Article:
photo by Janaya Dasiuk
In general, those interested in the intentional community movement tend to insist on egalitarian governance and prefer shared ownership models. Yet often there are individuals or groups who don’t have wealth, nor access to credit. Some residential cooperative communities choose to have graduated levels of buy-in with commensurate increases in decision-making authority. Work-contribution contracts or rent-to-own can be a path to co-ownership. Some members do have wealth but lack the capacity to manage it well. In many cases, it is understandable and may be necessary for one individual or group to maintain ownership. This keeps the majority of decision-making power in the hands of one leader or a group such as a non-profit board. This has been a long-standing method of ensuring that a rogue leader doesn’t change the whole culture and purpose of an organization, to the detriment of others who have a long-standing commitment and contribution to it.
Beneficiaries of Centralized Leadership
Potential beneficiaries of a non-egalitarian intentional community include disadvantaged people in need of affordable housing. A non-egalitarian IC can help disadvantaged people gain access to shelter and other necessities of life. They may eventually reach a point of stability in which they can join fully in governance of the community, even tho they may not have the capacity initially. See the Community Types pages under the category Care and Social Safety Net for descriptions and examples.
Some will inherit wealth but lack capacity to manage it well. In these cases, benefactors would do well to invest in funding an intentional community that is willing to house and provide meals for the inheritor as a life-long contractual obligation. For example, parents of an only child with no close family, who has emotional and/or mental impairment could contract with a suitable intentional community. The IC would act as the substitute family, to provide a room and meals for the inheritor if and when needed. This IC could extend its resources to those with similar needs who are not fortunate to have parents able to pass on an inheritance. In these cases, ideally the inheritor is still held to the same rules and work contribution requirements as other members. Even if they are never at risk of losing membership, they should meet the same standards of behavior to qualify for the same privileges.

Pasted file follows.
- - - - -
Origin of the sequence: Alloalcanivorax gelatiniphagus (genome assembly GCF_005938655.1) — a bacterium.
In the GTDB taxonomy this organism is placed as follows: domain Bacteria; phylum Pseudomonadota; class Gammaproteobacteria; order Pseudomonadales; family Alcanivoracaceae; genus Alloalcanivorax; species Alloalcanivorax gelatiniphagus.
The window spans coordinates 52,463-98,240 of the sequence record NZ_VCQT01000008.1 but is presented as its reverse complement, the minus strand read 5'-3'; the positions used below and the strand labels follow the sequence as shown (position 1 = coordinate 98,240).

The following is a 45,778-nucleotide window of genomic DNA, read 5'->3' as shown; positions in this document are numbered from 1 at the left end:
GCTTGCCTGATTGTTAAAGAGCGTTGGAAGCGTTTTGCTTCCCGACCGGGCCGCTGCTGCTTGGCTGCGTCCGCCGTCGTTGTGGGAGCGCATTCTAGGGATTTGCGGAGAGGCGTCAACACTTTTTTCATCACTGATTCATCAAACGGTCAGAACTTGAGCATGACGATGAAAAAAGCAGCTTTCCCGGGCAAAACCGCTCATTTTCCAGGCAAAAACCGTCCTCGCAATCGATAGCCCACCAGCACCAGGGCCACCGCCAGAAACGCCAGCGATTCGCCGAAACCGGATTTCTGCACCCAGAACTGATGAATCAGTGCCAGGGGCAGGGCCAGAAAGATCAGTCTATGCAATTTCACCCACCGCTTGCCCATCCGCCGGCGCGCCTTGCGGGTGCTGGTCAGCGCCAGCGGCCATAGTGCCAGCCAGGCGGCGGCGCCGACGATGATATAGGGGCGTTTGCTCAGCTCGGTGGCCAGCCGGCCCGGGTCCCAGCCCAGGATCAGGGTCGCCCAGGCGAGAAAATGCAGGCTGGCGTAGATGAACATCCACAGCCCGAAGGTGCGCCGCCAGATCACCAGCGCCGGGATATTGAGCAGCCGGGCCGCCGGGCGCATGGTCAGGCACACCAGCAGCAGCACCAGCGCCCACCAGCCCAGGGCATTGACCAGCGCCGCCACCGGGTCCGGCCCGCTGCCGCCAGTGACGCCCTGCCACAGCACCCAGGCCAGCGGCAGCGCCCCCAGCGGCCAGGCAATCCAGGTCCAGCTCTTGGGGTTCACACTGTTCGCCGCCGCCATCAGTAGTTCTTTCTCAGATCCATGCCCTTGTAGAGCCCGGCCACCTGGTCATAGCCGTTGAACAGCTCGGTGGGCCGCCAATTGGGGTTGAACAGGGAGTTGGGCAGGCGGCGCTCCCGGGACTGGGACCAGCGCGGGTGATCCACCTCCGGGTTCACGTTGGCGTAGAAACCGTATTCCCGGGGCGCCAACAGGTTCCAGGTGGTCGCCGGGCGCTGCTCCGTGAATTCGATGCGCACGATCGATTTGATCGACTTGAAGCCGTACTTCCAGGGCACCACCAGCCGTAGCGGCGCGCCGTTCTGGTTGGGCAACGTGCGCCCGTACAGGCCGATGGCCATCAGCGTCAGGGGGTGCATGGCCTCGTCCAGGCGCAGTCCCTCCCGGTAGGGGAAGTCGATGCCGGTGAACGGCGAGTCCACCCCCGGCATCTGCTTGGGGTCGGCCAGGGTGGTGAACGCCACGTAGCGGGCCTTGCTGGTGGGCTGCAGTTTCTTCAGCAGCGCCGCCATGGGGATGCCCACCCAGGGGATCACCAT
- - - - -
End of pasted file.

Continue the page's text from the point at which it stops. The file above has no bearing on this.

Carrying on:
Pros and Cons of Centralized Leadership
If sharing power is not a workable option, wield it as wisely and transparently as possible. One community leader, Paul Wheaton, describes in a podcast some advantages of centralized power in intentional community.
The main disadvantage is that centralized leadership has the potential to become overbearing, even abusive. Read more at the following pages.